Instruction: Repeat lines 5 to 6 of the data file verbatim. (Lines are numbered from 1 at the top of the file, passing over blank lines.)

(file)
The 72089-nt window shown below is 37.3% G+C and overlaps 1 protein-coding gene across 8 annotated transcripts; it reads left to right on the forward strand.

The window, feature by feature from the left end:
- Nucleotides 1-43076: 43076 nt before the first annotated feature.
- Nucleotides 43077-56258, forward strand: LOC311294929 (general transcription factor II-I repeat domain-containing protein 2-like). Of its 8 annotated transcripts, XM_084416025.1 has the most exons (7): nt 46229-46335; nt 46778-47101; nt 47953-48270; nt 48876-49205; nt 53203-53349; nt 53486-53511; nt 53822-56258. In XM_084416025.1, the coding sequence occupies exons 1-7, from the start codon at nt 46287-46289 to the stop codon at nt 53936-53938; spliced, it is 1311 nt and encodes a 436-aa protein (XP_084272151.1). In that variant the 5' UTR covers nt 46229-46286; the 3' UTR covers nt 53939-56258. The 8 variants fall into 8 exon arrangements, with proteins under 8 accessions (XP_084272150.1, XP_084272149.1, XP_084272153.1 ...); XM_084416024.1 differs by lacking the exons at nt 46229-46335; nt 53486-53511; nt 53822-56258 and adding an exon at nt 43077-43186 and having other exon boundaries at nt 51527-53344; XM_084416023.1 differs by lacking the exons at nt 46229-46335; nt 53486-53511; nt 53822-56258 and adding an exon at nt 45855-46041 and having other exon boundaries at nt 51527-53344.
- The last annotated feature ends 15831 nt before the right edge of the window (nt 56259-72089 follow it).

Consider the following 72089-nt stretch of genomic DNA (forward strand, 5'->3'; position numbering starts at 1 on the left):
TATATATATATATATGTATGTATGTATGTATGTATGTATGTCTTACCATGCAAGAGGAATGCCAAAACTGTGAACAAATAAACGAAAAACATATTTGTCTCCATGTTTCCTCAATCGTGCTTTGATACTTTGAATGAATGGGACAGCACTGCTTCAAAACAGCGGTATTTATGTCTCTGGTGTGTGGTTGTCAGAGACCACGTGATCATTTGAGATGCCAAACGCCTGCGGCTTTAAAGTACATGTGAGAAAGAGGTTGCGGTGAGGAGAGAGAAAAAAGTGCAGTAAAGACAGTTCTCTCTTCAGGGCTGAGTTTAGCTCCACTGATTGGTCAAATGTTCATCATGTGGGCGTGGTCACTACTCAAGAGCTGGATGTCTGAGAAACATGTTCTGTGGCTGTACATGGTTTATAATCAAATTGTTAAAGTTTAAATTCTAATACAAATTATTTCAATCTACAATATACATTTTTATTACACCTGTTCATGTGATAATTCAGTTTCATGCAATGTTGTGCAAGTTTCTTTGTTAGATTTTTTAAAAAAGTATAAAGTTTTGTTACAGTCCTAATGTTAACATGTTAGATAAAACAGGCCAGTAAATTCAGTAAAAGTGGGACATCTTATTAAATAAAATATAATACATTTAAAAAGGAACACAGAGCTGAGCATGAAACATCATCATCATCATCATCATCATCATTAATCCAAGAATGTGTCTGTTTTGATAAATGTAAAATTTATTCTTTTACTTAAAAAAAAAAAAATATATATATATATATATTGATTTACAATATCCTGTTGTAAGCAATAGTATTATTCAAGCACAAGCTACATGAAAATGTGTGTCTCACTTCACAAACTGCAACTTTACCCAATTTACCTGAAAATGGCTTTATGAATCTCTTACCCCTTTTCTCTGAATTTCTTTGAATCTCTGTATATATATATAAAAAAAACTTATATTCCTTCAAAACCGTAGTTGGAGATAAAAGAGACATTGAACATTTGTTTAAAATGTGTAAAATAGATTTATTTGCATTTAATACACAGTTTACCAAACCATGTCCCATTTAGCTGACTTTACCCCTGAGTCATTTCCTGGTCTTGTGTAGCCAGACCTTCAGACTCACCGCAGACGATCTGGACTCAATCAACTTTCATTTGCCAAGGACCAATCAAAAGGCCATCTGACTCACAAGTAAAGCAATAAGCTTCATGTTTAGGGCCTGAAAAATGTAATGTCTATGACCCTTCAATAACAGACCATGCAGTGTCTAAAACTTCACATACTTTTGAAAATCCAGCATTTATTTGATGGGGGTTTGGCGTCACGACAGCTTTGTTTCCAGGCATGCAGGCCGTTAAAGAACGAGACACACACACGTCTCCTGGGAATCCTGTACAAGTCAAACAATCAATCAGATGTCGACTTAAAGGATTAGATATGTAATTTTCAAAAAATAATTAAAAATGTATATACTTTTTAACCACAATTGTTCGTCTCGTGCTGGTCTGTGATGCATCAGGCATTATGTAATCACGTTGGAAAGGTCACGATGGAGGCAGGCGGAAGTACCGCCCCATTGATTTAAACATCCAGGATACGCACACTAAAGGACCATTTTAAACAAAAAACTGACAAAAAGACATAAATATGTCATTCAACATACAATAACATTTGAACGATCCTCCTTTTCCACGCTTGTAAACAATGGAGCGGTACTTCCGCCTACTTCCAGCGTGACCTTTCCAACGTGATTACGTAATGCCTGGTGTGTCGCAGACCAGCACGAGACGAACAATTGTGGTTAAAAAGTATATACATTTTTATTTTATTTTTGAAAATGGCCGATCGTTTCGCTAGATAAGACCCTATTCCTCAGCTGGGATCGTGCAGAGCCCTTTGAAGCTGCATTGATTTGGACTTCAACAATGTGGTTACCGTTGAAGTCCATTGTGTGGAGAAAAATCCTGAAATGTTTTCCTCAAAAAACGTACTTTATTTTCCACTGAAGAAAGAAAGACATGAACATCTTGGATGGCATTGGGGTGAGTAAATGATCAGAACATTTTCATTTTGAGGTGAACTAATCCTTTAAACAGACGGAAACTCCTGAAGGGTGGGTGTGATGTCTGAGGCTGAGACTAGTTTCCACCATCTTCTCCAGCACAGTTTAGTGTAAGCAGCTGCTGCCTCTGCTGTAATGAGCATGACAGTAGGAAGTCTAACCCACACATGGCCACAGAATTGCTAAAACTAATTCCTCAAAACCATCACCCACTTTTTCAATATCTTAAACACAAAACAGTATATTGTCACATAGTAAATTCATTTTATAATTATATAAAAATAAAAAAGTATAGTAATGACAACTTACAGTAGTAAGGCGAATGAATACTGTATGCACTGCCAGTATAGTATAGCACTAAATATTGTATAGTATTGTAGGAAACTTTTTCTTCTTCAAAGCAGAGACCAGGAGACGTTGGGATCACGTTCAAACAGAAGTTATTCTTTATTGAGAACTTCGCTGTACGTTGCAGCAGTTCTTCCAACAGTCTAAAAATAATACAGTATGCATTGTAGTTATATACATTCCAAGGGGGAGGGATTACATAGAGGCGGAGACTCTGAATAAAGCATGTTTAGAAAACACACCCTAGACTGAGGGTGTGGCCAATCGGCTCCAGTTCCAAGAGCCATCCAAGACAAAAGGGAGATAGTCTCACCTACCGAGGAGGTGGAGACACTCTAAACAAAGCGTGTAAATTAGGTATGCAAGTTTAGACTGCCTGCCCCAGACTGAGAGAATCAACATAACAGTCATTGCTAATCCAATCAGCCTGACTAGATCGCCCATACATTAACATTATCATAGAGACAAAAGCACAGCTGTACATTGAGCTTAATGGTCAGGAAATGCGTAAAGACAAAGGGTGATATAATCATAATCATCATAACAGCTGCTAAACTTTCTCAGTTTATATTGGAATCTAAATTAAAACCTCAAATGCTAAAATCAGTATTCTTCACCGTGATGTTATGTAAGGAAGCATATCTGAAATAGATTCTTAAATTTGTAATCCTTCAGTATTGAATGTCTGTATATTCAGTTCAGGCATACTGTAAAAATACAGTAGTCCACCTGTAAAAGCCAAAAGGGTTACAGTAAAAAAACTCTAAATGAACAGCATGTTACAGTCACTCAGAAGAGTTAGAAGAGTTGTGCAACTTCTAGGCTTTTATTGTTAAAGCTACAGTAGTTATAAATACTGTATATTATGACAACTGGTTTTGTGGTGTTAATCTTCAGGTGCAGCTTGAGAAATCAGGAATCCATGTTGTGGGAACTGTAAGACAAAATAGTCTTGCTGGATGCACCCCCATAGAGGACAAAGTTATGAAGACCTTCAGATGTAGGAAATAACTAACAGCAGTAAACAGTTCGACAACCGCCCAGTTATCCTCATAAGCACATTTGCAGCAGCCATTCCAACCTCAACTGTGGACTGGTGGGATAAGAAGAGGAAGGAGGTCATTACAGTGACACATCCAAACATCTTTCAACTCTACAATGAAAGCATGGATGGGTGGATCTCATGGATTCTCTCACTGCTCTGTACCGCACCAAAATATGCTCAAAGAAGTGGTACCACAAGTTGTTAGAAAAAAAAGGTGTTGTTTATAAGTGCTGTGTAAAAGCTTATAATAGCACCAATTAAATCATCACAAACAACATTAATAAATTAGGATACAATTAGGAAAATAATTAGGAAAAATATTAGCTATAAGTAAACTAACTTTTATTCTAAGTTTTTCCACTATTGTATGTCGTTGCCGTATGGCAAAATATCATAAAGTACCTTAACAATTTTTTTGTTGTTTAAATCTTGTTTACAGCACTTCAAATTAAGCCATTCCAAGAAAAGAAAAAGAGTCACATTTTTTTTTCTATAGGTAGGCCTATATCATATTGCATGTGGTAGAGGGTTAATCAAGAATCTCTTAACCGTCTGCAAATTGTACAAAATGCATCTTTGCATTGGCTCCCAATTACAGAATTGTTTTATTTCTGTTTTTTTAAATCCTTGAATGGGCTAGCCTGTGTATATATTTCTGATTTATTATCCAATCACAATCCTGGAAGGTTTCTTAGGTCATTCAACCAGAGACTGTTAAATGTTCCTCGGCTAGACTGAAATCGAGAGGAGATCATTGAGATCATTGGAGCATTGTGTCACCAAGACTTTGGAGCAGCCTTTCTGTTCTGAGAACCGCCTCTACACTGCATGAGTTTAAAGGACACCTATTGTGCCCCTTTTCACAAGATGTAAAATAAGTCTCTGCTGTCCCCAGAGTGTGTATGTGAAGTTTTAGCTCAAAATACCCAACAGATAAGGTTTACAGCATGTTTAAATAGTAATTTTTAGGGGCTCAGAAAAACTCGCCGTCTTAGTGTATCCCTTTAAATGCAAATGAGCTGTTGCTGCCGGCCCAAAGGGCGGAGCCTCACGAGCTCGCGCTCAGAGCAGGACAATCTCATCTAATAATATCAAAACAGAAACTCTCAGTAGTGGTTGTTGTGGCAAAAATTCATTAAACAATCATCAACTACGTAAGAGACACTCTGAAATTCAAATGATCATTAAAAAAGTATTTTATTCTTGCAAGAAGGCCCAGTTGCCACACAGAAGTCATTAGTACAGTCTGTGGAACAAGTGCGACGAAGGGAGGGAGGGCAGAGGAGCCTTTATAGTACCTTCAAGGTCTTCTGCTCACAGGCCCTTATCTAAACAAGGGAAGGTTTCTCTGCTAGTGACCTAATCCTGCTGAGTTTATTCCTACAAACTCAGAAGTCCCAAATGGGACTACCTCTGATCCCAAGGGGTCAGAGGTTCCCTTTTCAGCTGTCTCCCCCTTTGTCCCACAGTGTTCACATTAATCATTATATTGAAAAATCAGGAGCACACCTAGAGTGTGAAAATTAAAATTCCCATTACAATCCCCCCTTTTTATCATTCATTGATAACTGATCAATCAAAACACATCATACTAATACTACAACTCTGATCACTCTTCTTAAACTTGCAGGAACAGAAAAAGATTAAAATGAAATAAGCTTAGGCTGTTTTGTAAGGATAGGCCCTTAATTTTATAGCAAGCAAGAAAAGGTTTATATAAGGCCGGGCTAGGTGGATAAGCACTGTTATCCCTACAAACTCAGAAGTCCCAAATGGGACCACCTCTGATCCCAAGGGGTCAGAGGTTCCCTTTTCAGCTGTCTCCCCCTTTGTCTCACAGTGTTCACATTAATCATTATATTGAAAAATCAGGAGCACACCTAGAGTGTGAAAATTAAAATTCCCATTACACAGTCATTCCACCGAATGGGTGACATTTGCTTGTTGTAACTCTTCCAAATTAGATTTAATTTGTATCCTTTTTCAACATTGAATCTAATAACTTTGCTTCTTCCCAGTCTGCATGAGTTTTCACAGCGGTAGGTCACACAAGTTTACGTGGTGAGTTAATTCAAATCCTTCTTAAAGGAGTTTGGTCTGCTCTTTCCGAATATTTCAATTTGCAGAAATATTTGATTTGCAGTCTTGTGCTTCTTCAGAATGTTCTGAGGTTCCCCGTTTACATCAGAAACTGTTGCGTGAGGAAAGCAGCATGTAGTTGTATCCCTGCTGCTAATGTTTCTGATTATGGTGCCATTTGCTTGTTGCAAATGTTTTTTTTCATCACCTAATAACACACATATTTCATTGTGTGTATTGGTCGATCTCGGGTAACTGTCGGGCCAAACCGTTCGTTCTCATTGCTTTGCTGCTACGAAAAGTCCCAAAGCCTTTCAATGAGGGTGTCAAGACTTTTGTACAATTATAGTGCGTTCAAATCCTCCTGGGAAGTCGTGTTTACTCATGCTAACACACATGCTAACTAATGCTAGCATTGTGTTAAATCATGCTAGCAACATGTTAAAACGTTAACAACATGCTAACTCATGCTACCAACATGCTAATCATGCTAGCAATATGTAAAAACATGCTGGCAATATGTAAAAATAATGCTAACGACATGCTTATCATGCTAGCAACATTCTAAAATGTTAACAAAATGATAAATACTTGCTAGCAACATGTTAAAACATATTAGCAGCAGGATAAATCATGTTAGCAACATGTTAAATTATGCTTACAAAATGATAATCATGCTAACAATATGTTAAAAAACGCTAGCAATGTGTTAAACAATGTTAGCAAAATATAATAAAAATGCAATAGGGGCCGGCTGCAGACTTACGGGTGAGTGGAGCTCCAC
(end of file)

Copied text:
- The last annotated feature ends 15831 nt before the right edge of the window (nt 56259-72089 follow it).

Consider the following 72089-nt stretch of genomic DNA (forward strand, 5'->3'; position numbering starts at 1 on the left):